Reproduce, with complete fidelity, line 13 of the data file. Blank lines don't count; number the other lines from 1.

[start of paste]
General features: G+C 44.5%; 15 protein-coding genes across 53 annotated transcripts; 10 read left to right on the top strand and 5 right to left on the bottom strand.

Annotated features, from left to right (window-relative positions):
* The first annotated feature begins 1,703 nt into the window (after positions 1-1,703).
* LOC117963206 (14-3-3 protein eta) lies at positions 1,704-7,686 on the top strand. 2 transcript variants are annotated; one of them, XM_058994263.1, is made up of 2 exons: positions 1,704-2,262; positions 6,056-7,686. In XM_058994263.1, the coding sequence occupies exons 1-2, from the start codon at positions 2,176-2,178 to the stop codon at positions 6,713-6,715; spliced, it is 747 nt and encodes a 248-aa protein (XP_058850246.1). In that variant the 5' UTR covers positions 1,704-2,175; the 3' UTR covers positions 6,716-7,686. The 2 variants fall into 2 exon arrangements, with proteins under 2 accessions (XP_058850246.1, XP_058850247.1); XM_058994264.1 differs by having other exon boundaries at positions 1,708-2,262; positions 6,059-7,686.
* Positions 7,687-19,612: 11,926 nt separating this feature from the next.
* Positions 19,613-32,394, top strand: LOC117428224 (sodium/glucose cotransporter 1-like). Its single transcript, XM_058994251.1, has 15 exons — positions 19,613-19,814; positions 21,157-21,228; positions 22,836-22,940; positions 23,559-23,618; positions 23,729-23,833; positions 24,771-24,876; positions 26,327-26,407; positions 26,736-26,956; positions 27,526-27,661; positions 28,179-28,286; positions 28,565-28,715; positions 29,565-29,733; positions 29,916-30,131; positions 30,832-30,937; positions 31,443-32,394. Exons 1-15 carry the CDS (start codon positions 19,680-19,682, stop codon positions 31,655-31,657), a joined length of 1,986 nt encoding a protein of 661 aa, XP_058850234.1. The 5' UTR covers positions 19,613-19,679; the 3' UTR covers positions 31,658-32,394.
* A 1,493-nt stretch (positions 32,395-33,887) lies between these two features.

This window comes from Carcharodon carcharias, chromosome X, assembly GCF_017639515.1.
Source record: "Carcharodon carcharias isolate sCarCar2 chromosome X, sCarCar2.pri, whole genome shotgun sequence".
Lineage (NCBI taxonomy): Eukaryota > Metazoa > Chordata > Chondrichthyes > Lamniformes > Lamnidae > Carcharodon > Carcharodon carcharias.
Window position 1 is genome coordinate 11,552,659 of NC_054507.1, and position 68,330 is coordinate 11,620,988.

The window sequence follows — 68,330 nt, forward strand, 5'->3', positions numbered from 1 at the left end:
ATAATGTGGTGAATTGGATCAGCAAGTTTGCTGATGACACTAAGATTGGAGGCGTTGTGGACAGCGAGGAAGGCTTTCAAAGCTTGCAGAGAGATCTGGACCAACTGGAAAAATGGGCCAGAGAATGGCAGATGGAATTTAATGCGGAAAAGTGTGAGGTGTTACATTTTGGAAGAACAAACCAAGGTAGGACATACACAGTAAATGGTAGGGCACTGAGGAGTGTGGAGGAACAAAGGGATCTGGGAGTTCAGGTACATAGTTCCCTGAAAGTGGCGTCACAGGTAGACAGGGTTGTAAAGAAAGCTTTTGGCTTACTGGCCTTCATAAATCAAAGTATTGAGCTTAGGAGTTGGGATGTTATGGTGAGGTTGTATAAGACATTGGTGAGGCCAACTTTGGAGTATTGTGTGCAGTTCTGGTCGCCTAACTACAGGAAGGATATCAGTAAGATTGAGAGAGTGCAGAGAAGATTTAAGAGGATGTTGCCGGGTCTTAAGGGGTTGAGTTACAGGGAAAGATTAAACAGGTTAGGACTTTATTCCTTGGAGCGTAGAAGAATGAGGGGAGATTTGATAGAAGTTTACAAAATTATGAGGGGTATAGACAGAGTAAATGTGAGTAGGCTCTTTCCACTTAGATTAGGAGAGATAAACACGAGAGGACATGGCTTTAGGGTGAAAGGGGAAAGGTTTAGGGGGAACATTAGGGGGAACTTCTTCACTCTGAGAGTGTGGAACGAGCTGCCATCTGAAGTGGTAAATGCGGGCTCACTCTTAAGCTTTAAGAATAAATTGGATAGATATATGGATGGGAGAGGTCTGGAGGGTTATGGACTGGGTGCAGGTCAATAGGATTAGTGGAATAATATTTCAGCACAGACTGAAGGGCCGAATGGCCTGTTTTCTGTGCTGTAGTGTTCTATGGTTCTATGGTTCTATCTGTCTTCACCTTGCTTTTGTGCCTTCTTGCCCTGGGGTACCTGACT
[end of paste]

ATAATGTGGTGAATTGGATCAGCAAGTTTGCTGATGACACTAAGATTGGAGGCGTTGTGGACAGCGAGGAAGGCTTTCAAAGCTTGCAGAGAGATCTGGACCAACTGGAAAAATGGGCCAGAGAATGGCAGATGGAATTTAATGCGGAAAAGTGTGAGGTGTTACATTTTGGAAGAACAAACCAAGGTAGGACATACACAGTAAATGGTAGGGCACTGAGGAGTGTGGAGGAACAAAGGGATCTGGGAGTTCAGGTACATAGTTCCCTGAAAGTGGCGTCACAGGTAGACAGGGTTGTAAAGAAAGCTTTTGGCTTACTGGCCTTCATAAATCAAAGTATTGAGCTTAGGAGTTGGGATGTTATGGTGAGGTTGTATAAGACATTGGTGAGGCCAACTTTGGAGTATTGTGTGCAGTTCTGGTCGCCTAACTACAGGAAGGATATCAGTAAGATTGAGAGAGTGCAGAGAAGATTTAAGAGGATGTTGCCGGGTCTTAAGGGGTTGAGTTACAGGGAAAGATTAAACAGGTTAGGACTTTATTCCTTGGAGCGTAGAAGAATGAGGGGAGATTTGATAGAAGTTTACAAAATTATGAGGGGTATAGACAGAGTAAATGTGAGTAGGCTCTTTCCACTTAGATTAGGAGAGATAAACACGAGAGGACATGGCTTTAGGGTGAAAGGGGAAAGGTTTAGGGGGAACATTAGGGGGAACTTCTTCACTCTGAGAGTGTGGAACGAGCTGCCATCTGAAGTGGTAAATGCGGGCTCACTCTTAAGCTTTAAGAATAAATTGGATAGATATATGGATGGGAGAGGTCTGGAGGGTTATGGACTGGGTGCAGGTCAATAGGATTAGTGGAATAATATTTCAGCACAGACTGAAGGGCCGAATGGCCTGTTTTCTGTGCTGTAGTGTTCTATGGTTCTATGGTTCTATCTGTCTTCACCTTGCTTTTGTGCCTTCTTGCCCTGGGGTACCTGACT